People look at my art and ask me questions:
Where do I get the images that I paint? They are the bits and pieces of my life, as I remember them, that are highlighted by my emotions. A feeling I once felt and a life that was once mine to touch.
My paintings are always in retrospective, as I explore what I imagine to be a commonality in mankind, that is we are more alike than we a different.
People ask are my paintings for sale? And only now am I beginning to understand the value of that question.
Woot! This month has been a whirlwind of excitement, from my first exhibition at Piano Craft Gallery, to my first overseas sale, to my first commissioned artwork, wait… what? And it’s all rather humbling, partially because the process of creating art is such a solitary experience, but also because it’s taken me out of my comfort zone and forces me to share me with the world.
I’m beginning to realize that as much as I enjoy those hours in which I hone my passion, both escaping reality and finding my real self, others are enjoying the results of my endeavors and the end result is quite sexy.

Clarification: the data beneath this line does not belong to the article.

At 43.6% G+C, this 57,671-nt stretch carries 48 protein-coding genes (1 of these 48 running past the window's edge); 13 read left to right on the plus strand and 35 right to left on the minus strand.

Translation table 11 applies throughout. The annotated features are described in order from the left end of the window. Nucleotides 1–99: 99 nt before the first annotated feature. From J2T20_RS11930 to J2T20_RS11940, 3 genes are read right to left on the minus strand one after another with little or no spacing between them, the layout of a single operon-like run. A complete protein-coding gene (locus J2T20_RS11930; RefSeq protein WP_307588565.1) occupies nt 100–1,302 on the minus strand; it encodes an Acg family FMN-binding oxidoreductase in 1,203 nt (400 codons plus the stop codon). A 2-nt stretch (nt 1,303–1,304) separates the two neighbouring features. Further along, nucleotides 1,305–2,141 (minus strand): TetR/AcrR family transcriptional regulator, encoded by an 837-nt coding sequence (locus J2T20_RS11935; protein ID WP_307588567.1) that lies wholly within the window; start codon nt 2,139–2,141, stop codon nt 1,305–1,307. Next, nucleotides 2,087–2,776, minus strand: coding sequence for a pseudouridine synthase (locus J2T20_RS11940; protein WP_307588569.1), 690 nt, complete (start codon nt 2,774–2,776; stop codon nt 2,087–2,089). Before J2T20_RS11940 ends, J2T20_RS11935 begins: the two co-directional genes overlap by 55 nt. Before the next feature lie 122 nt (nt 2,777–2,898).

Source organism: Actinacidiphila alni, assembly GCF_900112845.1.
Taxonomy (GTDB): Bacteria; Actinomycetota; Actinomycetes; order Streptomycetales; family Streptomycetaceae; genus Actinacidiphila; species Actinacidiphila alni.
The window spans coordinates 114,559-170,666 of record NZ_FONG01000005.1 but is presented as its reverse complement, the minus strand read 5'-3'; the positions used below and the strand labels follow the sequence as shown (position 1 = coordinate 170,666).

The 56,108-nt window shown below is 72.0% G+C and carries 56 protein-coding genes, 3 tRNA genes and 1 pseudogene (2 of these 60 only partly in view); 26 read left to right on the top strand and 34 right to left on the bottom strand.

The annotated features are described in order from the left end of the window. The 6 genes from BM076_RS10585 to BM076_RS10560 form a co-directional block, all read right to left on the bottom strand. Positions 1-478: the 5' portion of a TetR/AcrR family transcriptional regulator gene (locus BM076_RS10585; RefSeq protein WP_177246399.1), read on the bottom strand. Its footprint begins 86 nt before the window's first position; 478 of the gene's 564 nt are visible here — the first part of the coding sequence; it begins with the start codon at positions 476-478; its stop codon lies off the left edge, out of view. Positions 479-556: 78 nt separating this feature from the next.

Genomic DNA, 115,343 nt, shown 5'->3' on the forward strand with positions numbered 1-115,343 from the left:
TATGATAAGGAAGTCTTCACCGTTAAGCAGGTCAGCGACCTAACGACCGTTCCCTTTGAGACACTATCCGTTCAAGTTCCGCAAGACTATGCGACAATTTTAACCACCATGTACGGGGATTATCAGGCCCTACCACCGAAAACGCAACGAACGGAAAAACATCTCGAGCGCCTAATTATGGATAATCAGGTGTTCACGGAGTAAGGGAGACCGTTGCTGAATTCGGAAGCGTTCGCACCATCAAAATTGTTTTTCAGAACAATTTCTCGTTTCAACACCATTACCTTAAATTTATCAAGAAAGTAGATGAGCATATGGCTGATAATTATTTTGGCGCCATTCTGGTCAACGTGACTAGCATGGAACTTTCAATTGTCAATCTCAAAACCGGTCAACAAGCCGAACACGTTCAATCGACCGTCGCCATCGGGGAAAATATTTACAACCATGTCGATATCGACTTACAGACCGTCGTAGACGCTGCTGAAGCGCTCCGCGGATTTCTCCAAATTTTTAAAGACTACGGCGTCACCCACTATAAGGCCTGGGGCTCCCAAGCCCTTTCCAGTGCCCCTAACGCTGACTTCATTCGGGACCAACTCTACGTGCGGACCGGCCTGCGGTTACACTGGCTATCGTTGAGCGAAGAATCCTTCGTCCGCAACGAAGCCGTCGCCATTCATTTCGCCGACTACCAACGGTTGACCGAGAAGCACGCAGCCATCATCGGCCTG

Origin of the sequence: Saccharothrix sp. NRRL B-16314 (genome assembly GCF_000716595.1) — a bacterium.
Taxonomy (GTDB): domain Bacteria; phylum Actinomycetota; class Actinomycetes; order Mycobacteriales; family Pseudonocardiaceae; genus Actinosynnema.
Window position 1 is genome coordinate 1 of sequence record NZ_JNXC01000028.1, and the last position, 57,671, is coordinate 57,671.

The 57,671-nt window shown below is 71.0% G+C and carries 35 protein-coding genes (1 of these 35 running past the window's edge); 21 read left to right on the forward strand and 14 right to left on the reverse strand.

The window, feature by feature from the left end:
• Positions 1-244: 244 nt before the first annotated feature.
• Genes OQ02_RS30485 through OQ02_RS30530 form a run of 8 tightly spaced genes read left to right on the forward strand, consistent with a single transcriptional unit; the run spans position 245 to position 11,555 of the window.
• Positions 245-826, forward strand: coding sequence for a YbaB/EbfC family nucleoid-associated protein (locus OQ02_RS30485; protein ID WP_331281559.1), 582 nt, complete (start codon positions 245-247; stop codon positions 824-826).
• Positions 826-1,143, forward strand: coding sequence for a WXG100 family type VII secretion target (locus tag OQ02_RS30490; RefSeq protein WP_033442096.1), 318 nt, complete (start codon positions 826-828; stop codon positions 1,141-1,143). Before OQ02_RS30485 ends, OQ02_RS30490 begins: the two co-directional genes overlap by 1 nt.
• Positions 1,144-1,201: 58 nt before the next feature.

But as in all relationships, even this surreal one between a potential unknown patron and me, the artist, I have questions too.
Like, how come I can’t match the human skin tone? Exactly? Why can’t I replicate the various hues found throughout mankind, while using a Q-tip? And why can some humans change color in a blink of an eye, just by blushing? That’s a big question for me.
I don’t think that my art is less appealing because I can’t replicate skin tones, that’s not at all what I’m saying. What I’m saying is that skin tone doesn’t matter because it’s mutable and often times look muddy, both on canvas and in real life.
And what if that’s the real appeal of art, that it’s not transfixed, but rather it’s fluid and organic. We humans stare at a painting and feel what we see. Even with no formal training, art reaches out and touches us in some nondescript way, emotional like the Mona Lisa portrait, a smirk held captive by time. Period.